Apart from a number of built-in function trackballs also includes a large number of built-in variables. These variables are typically used as constant values to be passed to functions. One example was the variable *mod-jump* which declared which kind of bonus pill was created in the example above.

Programming in Scheme

If you want to do more fancy setup in you levels, perhaps selecting starting time and position depending on the difficulty settings or other customizations, you need to know a little bit of scheme programming. If you want to learn how to use scheme properly i would recommend reading a tutorial on using scheme. Otherwise, you can probably just learn as you go by examining examples.

Creating your own variables and functions

Apart from using the predefined functions and variables in trackballs you can create your own. This is good since it allows you to simplify the code for doing complex repetitive things. For instance, if you want to create an opponent ball with a customized colour you can do so by doing:

(define erik (new-mr-black 241.5 245.5))
(set-primary-color erik 1.0 1.0 0.0)

This would create an opponent "erik" which is yellow. If you want to create lots of eriks, you can create a function which does this:

(define new-erik (x y) 
  (set-primary-color (new-mr-black x y) 
  1.0 1.0 0.0))
and use this function repeatedly.
(new-erik 100.0 100.0)
(new-erik 200.0 100.0)
(new-erik 200.0 200.0)
Another more useful way of using functions is to have them as "hooks" which get called by the game when different events occur. There exists a number of different functions with which you can create a hook which calls one of your functions when something happens in the game. Depending on on which event you have your function called your function may need different number of arguments. For instance, if we want to create a modpill when an opponent "mr-black" gets killed we can do this by first creating a function to be called:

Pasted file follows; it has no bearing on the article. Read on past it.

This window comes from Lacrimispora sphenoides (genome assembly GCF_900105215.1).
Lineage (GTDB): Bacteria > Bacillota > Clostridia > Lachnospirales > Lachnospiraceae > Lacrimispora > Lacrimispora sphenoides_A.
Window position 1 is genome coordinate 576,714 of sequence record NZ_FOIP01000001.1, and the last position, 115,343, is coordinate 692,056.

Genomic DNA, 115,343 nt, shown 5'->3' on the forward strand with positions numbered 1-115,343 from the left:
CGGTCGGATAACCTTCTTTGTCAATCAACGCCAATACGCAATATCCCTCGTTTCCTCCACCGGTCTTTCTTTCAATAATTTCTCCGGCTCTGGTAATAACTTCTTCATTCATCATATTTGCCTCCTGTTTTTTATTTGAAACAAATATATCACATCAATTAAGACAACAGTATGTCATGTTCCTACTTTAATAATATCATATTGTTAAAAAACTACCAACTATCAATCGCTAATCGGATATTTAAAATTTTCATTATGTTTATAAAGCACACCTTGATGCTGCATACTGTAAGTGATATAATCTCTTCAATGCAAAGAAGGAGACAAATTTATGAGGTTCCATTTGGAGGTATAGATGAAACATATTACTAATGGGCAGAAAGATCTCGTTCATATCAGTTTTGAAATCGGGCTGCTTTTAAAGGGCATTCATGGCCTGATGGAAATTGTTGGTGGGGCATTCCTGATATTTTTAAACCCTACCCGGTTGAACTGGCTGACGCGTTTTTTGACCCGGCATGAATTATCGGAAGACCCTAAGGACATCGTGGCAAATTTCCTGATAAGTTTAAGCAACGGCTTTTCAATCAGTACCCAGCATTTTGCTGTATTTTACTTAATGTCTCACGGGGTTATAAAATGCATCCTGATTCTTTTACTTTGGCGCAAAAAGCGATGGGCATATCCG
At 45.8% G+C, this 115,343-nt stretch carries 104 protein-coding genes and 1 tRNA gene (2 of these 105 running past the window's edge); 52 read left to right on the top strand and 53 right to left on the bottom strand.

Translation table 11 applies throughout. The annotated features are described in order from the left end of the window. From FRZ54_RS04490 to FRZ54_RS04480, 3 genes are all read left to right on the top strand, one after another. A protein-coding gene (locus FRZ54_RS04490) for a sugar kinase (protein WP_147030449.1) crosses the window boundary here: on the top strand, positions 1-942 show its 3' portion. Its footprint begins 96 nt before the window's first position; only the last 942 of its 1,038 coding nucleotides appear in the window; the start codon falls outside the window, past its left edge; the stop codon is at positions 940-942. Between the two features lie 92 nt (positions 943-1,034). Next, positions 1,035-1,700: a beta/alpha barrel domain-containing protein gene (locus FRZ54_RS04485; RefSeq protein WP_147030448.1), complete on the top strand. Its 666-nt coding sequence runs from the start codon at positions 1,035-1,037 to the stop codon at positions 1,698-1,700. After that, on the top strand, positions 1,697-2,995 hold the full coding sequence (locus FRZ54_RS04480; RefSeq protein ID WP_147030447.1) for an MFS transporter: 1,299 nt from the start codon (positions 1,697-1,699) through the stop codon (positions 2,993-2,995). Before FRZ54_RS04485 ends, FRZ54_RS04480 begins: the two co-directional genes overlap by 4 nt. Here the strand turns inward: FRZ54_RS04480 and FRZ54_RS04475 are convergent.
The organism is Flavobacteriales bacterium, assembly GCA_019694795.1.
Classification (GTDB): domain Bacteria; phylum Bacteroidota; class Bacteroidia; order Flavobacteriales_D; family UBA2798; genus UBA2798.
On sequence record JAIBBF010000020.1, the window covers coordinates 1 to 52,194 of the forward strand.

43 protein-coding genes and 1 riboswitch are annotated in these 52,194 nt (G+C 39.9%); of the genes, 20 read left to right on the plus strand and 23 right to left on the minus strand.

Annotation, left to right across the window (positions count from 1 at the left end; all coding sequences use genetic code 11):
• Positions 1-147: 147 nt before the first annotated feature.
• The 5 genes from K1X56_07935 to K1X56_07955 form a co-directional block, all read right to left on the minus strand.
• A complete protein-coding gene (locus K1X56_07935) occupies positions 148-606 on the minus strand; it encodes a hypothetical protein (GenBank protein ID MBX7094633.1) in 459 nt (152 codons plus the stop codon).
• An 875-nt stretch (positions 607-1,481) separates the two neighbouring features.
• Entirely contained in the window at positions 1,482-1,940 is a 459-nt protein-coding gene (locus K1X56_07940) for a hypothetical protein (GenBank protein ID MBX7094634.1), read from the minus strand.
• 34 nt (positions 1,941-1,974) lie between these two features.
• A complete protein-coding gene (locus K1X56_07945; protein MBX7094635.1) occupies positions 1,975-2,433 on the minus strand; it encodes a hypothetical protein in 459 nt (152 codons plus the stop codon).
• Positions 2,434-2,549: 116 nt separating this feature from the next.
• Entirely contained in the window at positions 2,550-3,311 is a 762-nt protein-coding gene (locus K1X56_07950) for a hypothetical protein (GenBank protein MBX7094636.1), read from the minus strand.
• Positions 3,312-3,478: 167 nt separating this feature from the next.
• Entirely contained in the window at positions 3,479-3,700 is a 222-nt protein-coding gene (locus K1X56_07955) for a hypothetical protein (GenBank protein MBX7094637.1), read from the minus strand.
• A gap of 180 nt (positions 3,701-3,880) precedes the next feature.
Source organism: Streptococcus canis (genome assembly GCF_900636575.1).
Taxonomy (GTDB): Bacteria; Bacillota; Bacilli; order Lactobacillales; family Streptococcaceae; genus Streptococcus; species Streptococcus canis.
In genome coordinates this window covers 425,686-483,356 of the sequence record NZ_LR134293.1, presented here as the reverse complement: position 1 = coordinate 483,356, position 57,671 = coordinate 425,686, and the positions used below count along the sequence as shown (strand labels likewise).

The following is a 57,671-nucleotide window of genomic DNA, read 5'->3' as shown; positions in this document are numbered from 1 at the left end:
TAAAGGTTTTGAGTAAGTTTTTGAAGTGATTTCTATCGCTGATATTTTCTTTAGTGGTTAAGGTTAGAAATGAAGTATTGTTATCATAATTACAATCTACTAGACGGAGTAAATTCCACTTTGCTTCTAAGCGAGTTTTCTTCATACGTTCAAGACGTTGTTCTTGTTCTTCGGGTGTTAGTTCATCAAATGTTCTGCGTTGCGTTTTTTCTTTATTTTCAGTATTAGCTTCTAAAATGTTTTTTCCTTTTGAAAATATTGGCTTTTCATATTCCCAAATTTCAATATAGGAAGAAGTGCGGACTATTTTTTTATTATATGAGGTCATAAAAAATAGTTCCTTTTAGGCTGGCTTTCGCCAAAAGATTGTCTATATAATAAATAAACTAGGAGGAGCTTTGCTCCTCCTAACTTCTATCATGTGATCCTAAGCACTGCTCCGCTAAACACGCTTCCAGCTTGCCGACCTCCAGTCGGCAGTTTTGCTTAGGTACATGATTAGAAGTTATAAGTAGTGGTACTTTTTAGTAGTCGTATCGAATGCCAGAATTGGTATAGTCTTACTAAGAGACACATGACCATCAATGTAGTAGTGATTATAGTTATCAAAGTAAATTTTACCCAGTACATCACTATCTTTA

(define my-modpill-function (subject object)
  (add-modpill (get-position-x subject) 
               (get-position-y subject) 
               *mod-extra-life* 30 -1))
This function accepts one argument, subject, which is the mr-black that got killed and another argument which is ignored. It then gets the position where he got killed and creates a new "extra life" modpill at that position. In order to use this function when different opponents gets killed we need to tell Trackballs to use it:
(define erik (new-mr-black 241.5 245.5))
(set-primary-color erik 1.0 1.0 0.0)
(on-event *death* erik my-modpill-function)
Congratulations, you now know the basic steps on how to completely customize the game. By using your own functions and hooks which plug in to different parts of the game (like when objects get killed, or the player is close to a switch, or whatever) you can accomplish almost anything. Well... at least that's the general idea. Go ahead now and read the API Reference to see which functions, variables and hooks are available to you and take a look at the Examples to get you started. If you have any great ideas for extra hooks or functions that are needed in the game please post a request at the issue tracker and we'll see what we can do.